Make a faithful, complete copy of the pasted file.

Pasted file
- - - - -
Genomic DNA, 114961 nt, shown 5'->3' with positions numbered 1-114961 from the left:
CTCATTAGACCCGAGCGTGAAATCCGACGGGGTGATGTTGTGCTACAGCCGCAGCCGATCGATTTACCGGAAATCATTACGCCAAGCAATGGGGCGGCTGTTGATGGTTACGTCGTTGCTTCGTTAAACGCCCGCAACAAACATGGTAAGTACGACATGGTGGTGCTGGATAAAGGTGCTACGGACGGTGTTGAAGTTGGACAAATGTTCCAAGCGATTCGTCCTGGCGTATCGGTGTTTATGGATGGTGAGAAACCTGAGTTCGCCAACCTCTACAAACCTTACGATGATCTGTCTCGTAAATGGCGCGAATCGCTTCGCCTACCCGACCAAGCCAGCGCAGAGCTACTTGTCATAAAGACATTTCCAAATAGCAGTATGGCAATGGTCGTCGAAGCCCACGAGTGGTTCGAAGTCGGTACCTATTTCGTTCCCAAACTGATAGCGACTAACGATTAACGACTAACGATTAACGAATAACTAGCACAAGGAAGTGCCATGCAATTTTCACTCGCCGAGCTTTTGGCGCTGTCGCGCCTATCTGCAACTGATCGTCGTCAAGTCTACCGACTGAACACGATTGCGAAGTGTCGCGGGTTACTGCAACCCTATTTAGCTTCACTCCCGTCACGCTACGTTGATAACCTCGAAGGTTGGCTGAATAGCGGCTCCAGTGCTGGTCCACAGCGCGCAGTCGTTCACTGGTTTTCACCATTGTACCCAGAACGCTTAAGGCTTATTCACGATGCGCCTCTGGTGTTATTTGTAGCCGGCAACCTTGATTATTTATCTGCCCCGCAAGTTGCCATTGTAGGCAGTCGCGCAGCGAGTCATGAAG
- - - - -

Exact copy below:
Genomic DNA, 114961 nt, shown 5'->3' with positions numbered 1-114961 from the left:
CTCATTAGACCCGAGCGTGAAATCCGACGGGGTGATGTTGTGCTACAGCCGCAGCCGATCGATTTACCGGAAATCATTACGCCAAGCAATGGGGCGGCTGTTGATGGTTACGTCGTTGCTTCGTTAAACGCCCGCAACAAACATGGTAAGTACGACATGGTGGTGCTGGATAAAGGTGCTACGGACGGTGTTGAAGTTGGACAAATGTTCCAAGCGATTCGTCCTGGCGTATCGGTGTTTATGGATGGTGAGAAACCTGAGTTCGCCAACCTCTACAAACCTTACGATGATCTGTCTCGTAAATGGCGCGAATCGCTTCGCCTACCCGACCAAGCCAGCGCAGAGCTACTTGTCATAAAGACATTTCCAAATAGCAGTATGGCAATGGTCGTCGAAGCCCACGAGTGGTTCGAAGTCGGTACCTATTTCGTTCCCAAACTGATAGCGACTAACGATTAACGACTAACGATTAACGAATAACTAGCACAAGGAAGTGCCATGCAATTTTCACTCGCCGAGCTTTTGGCGCTGTCGCGCCTATCTGCAACTGATCGTCGTCAAGTCTACCGACTGAACACGATTGCGAAGTGTCGCGGGTTACTGCAACCCTATTTAGCTTCACTCCCGTCACGCTACGTTGATAACCTCGAAGGTTGGCTGAATAGCGGCTCCAGTGCTGGTCCACAGCGCGCAGTCGTTCACTGGTTTTCACCATTGTACCCAGAACGCTTAAGGCTTATTCACGATGCGCCTCTGGTGTTATTTGTAGCCGGCAACCTTGATTATTTATCTGCCCCGCAAGTTGCCATTGTAGGCAGTCGCGCAGCGAGTCATGAAG